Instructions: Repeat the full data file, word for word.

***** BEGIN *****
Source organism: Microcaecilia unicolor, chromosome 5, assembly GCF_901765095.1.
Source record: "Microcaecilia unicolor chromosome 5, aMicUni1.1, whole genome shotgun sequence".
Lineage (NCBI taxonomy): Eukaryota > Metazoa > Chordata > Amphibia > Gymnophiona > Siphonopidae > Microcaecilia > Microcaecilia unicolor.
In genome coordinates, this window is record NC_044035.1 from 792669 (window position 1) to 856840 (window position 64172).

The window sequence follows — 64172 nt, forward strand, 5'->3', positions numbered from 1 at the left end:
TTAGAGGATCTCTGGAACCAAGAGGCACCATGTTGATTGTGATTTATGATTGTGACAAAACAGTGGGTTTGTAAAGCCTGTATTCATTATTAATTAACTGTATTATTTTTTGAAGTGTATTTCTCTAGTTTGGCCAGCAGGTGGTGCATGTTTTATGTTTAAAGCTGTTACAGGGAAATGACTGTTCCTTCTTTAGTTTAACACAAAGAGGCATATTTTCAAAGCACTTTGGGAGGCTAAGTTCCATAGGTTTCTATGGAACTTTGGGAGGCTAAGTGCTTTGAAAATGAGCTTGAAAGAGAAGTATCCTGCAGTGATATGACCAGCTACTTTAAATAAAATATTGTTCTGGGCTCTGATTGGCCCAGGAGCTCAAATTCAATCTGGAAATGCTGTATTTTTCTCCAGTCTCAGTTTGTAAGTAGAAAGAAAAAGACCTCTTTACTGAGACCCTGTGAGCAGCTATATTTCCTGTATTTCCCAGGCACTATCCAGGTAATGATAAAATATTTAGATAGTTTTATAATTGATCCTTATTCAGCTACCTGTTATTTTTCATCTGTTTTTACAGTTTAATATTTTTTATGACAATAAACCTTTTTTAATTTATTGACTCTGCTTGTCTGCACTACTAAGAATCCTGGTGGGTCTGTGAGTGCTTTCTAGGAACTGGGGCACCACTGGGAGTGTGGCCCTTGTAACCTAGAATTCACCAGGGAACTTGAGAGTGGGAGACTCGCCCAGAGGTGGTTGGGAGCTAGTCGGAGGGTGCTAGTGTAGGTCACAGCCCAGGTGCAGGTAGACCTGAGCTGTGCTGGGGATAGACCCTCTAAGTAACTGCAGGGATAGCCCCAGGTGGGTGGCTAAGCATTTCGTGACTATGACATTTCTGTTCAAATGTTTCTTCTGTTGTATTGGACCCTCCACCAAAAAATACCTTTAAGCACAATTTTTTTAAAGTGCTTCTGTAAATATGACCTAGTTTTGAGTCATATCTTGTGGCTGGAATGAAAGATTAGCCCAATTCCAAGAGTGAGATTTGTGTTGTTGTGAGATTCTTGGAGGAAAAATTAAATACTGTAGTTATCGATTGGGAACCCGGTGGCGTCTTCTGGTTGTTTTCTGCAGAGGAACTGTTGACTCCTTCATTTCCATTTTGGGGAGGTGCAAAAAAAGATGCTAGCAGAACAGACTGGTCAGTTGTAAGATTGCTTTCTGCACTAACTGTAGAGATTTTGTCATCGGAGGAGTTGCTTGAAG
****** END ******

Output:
Source organism: Microcaecilia unicolor, chromosome 5, assembly GCF_901765095.1.
Source record: "Microcaecilia unicolor chromosome 5, aMicUni1.1, whole genome shotgun sequence".
Lineage (NCBI taxonomy): Eukaryota > Metazoa > Chordata > Amphibia > Gymnophiona > Siphonopidae > Microcaecilia > Microcaecilia unicolor.
In genome coordinates, this window is record NC_044035.1 from 792669 (window position 1) to 856840 (window position 64172).

The window sequence follows — 64172 nt, forward strand, 5'->3', positions numbered from 1 at the left end:
TTAGAGGATCTCTGGAACCAAGAGGCACCATGTTGATTGTGATTTATGATTGTGACAAAACAGTGGGTTTGTAAAGCCTGTATTCATTATTAATTAACTGTATTATTTTTTGAAGTGTATTTCTCTAGTTTGGCCAGCAGGTGGTGCATGTTTTATGTTTAAAGCTGTTACAGGGAAATGACTGTTCCTTCTTTAGTTTAACACAAAGAGGCATATTTTCAAAGCACTTTGGGAGGCTAAGTTCCATAGGTTTCTATGGAACTTTGGGAGGCTAAGTGCTTTGAAAATGAGCTTGAAAGAGAAGTATCCTGCAGTGATATGACCAGCTACTTTAAATAAAATATTGTTCTGGGCTCTGATTGGCCCAGGAGCTCAAATTCAATCTGGAAATGCTGTATTTTTCTCCAGTCTCAGTTTGTAAGTAGAAAGAAAAAGACCTCTTTACTGAGACCCTGTGAGCAGCTATATTTCCTGTATTTCCCAGGCACTATCCAGGTAATGATAAAATATTTAGATAGTTTTATAATTGATCCTTATTCAGCTACCTGTTATTTTTCATCTGTTTTTACAGTTTAATATTTTTTATGACAATAAACCTTTTTTAATTTATTGACTCTGCTTGTCTGCACTACTAAGAATCCTGGTGGGTCTGTGAGTGCTTTCTAGGAACTGGGGCACCACTGGGAGTGTGGCCCTTGTAACCTAGAATTCACCAGGGAACTTGAGAGTGGGAGACTCGCCCAGAGGTGGTTGGGAGCTAGTCGGAGGGTGCTAGTGTAGGTCACAGCCCAGGTGCAGGTAGACCTGAGCTGTGCTGGGGATAGACCCTCTAAGTAACTGCAGGGATAGCCCCAGGTGGGTGGCTAAGCATTTCGTGACTATGACATTTCTGTTCAAATGTTTCTTCTGTTGTATTGGACCCTCCACCAAAAAATACCTTTAAGCACAATTTTTTTAAAGTGCTTCTGTAAATATGACCTAGTTTTGAGTCATATCTTGTGGCTGGAATGAAAGATTAGCCCAATTCCAAGAGTGAGATTTGTGTTGTTGTGAGATTCTTGGAGGAAAAATTAAATACTGTAGTTATCGATTGGGAACCCGGTGGCGTCTTCTGGTTGTTTTCTGCAGAGGAACTGTTGACTCCTTCATTTCCATTTTGGGGAGGTGCAAAAAAAGATGCTAGCAGAACAGACTGGTCAGTTGTAAGATTGCTTTCTGCACTAACTGTAGAGATTTTGTCATCGGAGGAGTTGCTTGAAG